ERIC Digest defines differentiation as “the efforts of teachers to respond to variance among learners in the classroom…in order to create the best learning experience possible.” The three most important aspects of differentiation are readiness, interest, and learning profiles.


Differentiation stems from the works and theories of three famous psychologists in the field of education that focus on readiness, interest, and learning profiles. Russian psychologist Lev Vygotsky proved that individuals learn best in connection with their readiness to do so. American psychologist Jerome Bruner further proved that when an individual’s interest is peeked, learning becomes a more rewarding and continuous process. Lastly, American psychologist Howard Gardner’s Theory of Multiple Intelligences rounds out the final component of differentiation by stating that individuals learn in multiple, different ways connecting to the importance of learning profiles.

4 Elements for Differentiation in the Classroom:

1. Content: The “what” and “how” of learning in connection with the content the students need to learn and the process by which students will obtain that information

In the Classroom…
  • Reading materials at different levels
  • Books available on tape, CD, iPod applications, etc.
  • Opportunities for “reading buddies”
  • Spelling/Vocabulary lists at different levels
  • Auditory, visual, and kinesthetic instruction
  • Small group instruction across the curriculum

2. Process: The engaging activities that assist students in gaining knowledge and eventually mastering the content of the curriculum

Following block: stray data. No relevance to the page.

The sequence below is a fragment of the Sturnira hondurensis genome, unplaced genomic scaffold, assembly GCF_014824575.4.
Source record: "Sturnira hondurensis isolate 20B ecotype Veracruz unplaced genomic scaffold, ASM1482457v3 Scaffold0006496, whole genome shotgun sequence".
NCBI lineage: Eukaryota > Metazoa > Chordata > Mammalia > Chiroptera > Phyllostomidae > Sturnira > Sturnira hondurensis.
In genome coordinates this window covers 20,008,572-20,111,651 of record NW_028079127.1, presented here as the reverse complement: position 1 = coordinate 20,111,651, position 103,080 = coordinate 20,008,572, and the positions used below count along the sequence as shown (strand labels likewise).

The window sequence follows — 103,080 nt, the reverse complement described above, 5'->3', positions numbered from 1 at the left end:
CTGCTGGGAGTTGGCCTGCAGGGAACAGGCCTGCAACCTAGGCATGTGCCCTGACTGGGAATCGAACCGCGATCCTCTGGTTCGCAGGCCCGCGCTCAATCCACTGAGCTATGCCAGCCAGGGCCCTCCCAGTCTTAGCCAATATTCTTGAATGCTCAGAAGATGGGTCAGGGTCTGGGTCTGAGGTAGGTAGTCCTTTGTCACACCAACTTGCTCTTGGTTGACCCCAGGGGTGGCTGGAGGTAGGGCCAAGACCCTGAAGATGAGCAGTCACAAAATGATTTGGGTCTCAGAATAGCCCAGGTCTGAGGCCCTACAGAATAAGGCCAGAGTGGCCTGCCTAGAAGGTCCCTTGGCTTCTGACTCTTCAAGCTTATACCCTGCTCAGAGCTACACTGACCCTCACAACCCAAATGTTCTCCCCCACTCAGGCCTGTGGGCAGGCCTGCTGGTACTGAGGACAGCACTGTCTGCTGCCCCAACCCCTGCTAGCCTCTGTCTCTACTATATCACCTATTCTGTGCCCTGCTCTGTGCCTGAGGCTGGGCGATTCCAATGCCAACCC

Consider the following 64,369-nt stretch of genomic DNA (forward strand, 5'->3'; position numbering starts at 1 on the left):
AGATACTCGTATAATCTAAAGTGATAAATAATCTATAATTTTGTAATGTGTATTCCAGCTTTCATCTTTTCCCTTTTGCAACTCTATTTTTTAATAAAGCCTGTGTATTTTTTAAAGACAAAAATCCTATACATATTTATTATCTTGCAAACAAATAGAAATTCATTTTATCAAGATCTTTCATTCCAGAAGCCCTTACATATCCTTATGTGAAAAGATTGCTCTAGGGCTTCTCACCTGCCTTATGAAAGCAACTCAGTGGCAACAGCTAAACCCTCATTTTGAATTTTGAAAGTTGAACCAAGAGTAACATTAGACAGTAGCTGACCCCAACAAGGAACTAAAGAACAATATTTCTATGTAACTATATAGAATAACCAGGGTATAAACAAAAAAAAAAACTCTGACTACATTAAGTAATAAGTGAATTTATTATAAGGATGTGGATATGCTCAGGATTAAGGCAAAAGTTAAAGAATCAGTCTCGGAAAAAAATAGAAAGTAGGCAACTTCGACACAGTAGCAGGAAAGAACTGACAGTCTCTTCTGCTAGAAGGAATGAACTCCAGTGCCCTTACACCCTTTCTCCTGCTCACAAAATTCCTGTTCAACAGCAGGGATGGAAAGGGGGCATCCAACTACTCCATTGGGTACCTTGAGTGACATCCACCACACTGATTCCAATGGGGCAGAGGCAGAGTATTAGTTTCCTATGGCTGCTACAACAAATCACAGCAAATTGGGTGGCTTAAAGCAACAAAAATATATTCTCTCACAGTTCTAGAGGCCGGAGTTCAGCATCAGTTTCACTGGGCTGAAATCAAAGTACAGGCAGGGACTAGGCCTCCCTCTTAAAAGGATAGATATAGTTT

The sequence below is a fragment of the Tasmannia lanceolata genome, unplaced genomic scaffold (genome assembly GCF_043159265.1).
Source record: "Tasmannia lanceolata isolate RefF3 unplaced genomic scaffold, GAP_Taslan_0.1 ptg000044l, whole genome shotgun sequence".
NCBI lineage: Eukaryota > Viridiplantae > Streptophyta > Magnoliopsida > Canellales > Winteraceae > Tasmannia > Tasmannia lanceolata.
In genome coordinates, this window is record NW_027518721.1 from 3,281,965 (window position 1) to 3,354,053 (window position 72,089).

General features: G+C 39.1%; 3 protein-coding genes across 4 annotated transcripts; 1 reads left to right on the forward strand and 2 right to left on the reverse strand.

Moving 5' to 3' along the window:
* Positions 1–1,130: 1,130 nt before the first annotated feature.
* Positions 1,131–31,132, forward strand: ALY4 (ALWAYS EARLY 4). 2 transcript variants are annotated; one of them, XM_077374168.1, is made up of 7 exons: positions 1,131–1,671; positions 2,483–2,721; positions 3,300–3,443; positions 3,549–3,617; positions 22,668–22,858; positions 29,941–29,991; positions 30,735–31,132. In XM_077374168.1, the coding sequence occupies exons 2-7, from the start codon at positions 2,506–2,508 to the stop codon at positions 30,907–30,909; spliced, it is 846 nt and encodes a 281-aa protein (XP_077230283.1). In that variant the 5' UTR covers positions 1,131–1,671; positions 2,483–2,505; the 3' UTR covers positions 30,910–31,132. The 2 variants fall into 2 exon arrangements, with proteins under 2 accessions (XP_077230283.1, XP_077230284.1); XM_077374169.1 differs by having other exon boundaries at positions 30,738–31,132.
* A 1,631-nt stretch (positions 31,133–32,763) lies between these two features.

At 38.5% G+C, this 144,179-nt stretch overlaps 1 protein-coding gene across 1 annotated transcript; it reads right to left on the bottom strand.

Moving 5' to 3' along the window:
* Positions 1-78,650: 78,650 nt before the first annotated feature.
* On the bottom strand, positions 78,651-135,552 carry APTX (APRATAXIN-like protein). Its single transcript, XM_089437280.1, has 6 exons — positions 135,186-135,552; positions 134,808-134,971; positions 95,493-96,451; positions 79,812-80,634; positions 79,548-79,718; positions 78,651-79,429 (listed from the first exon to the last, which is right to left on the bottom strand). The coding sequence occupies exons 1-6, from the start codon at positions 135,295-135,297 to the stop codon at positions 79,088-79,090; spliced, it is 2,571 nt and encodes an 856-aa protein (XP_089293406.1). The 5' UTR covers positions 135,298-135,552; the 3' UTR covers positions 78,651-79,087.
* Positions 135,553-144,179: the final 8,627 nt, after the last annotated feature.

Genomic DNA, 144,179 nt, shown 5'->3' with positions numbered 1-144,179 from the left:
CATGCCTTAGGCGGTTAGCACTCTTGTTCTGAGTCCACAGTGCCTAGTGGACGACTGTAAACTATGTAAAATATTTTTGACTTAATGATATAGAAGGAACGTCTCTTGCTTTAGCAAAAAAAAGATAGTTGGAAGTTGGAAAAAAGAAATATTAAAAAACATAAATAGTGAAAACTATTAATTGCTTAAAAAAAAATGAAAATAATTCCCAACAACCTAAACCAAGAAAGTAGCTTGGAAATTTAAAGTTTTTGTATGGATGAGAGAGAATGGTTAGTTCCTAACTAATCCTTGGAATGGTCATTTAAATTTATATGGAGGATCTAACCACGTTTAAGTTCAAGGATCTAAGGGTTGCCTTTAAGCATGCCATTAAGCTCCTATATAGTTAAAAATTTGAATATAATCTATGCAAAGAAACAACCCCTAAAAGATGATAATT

In the Classroom…
  • Tiered lessons/activities
  • Interest centers based on curriculum content/topics
  • Personal agendas (Student “To Do” Lists)
  • Varying time for completion of activities
  • Manipulatives/Hands-On experiences

3. Products: The culminating items that allow rehearsal, application, and extension of student learning

In the Classroom…
  • Activities that have options/choices for students
  • The use of rubrics that match student ability levels
  • Students have the option to work alone, in partners, or small cooperative groups
  • Student creativity is embraced

4. Learning Environment: The way the classroom functions and feels

In the Classroom…
  • Quiet and distraction-free places for students to work
  • Areas for cooperative work in connection with larger groups of students
  • Materials are diverse based on students’ homes and cultures
  • Clear guidelines that match student ability levels
  • Specific routines are established
  • Teachers and students have an understanding and respect for all types of learners

Why is Differentiation so Important?

Differentiation is so important in today’s classroom due to the fact that students’ ability levels in the elementary grades vary greatly. The ability to reach all learners allows teachers to maximize students’ potential, while attending to student differences. Teachers are in turn then able to become more competent, creative, and overall extend their knowledge and professionalism as educators.

What Makes Differentiation Successful?

Teachers are able to differentiate high-quality instruction and curriculum to ensure at-level student success. Differentiation also then allows the curriculum to focus on the most valuable information. All lessons and activities are in turn designed to ensure student understanding, interests, peek excitement, and the students’ ability to apply their learning to the real-world.

How can a Teacher Differentiate in the Classroom?

Teachers can differentiate in the classroom by ensuring that assessment is ongoing and consistently linked to instruction. All activities included in lessons are “respectful” to all learners and allow for flexible grouping.

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  • Balance teacher and student needs
  • Frequently reflect on connection between teaching philosophy and the classroom
  • Maintain a mental image of a differentiated classroom
  • Prepare parents and students for differentiation
  • Change instructional pace and push beyond your comfort zone as a teacher
  • Establish and carefully teach clear management routines
  • Take time to regain energy and assess differentiation process
  • Create a support system with administrators, specialists, and other teachers
  • Celebrate your growth

How can Differentiation be Connected to Technology?